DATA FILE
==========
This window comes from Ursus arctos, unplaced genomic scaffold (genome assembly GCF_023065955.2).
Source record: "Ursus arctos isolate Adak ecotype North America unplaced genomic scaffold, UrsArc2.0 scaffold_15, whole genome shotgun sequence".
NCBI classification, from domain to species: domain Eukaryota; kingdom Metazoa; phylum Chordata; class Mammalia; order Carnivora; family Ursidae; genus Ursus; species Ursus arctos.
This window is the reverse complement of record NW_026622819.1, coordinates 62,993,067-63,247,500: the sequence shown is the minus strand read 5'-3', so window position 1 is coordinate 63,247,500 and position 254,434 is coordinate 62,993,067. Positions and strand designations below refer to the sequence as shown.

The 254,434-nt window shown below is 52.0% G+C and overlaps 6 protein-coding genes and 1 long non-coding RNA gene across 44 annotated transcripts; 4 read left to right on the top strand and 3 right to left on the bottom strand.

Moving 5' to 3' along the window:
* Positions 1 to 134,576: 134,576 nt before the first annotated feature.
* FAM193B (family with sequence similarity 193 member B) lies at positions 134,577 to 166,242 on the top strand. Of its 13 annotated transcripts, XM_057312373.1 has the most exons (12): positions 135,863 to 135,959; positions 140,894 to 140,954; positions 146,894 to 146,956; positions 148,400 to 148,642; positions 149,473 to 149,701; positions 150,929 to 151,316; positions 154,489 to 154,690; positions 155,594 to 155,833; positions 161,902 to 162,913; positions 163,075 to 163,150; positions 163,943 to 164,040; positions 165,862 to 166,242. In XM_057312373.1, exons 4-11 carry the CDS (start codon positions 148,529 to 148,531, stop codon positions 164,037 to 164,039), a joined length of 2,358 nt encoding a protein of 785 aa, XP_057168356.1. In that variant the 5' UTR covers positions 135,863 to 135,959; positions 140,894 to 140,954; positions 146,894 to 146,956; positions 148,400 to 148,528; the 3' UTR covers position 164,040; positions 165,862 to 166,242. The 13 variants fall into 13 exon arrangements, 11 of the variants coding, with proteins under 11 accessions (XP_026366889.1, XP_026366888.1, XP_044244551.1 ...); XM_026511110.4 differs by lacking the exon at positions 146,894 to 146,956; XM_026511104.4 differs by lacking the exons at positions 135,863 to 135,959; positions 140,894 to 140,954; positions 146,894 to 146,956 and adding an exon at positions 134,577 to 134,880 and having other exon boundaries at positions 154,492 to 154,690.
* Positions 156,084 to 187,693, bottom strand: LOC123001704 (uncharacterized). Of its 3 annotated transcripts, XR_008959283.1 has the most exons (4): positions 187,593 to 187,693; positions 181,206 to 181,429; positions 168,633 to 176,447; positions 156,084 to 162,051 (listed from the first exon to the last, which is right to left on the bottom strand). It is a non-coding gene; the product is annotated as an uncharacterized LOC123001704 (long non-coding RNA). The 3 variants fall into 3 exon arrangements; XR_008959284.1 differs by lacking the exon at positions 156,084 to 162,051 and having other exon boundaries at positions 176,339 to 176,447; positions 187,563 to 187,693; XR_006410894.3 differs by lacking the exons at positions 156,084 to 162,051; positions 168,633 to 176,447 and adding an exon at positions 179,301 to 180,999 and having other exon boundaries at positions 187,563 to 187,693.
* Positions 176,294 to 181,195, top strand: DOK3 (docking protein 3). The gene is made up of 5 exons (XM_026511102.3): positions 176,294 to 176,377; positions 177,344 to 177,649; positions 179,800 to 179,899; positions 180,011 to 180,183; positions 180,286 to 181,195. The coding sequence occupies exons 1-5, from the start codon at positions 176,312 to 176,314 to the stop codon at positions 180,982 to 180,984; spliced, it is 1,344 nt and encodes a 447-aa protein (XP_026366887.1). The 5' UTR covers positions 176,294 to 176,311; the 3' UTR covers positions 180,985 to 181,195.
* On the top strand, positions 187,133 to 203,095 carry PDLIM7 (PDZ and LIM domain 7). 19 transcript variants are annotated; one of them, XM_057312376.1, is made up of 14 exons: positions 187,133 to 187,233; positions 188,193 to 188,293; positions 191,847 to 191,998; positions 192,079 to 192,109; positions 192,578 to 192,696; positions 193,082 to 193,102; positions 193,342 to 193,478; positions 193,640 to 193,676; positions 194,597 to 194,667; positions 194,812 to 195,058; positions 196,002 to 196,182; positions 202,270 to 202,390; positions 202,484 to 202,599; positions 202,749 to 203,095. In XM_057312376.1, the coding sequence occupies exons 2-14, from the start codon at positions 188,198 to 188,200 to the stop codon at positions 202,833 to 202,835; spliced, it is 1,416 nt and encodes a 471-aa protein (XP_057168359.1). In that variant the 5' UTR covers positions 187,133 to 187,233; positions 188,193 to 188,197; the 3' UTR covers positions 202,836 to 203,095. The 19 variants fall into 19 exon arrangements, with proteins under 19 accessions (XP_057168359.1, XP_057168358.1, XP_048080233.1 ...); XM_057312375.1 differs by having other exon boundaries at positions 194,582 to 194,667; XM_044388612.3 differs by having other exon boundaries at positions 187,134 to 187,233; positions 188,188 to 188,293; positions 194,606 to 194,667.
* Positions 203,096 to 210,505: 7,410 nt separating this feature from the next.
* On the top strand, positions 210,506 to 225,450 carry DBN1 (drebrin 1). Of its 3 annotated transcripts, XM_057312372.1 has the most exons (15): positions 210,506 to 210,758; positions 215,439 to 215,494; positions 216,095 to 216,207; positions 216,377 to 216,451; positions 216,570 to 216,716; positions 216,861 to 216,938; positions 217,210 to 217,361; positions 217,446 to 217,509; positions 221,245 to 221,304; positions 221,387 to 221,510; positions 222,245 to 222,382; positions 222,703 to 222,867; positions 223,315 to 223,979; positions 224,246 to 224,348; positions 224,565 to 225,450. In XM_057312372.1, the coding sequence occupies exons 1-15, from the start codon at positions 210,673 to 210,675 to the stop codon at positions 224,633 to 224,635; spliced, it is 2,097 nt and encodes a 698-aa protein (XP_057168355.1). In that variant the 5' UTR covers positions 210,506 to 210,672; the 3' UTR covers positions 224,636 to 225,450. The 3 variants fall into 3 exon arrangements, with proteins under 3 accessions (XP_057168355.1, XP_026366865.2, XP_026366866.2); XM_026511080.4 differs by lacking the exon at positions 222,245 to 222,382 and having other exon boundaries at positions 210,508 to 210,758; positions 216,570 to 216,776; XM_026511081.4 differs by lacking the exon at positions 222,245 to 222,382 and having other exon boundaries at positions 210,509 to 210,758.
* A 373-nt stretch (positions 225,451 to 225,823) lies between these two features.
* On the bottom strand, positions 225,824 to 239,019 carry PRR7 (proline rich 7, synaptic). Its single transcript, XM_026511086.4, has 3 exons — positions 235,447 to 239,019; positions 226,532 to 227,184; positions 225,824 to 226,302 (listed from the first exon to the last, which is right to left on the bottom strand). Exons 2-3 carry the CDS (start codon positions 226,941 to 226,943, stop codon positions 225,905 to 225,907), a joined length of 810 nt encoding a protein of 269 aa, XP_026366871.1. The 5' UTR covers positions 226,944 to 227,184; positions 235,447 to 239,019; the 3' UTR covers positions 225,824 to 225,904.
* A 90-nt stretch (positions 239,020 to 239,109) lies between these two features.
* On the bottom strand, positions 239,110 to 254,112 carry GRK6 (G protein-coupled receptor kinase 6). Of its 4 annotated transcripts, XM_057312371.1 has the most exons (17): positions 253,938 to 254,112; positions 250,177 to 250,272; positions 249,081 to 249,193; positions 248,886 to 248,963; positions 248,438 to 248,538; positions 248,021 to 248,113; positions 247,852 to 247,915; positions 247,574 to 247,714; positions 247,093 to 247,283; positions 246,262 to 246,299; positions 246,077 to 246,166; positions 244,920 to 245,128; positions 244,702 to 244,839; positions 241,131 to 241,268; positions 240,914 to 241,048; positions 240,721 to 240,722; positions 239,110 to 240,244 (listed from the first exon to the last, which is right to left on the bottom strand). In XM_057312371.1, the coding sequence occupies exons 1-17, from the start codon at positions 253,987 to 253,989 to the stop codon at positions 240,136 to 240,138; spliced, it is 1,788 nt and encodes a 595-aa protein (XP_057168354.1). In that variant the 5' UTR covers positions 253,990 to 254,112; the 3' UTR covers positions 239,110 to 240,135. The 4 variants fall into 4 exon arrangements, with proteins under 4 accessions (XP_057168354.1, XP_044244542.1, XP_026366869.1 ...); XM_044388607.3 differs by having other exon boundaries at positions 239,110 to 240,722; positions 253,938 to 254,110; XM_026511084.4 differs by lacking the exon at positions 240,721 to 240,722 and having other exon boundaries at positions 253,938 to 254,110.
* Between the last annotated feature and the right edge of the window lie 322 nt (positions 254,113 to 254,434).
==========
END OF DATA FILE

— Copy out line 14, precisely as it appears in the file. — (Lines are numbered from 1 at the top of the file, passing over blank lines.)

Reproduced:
* A 373-nt stretch (positions 225,451 to 225,823) lies between these two features.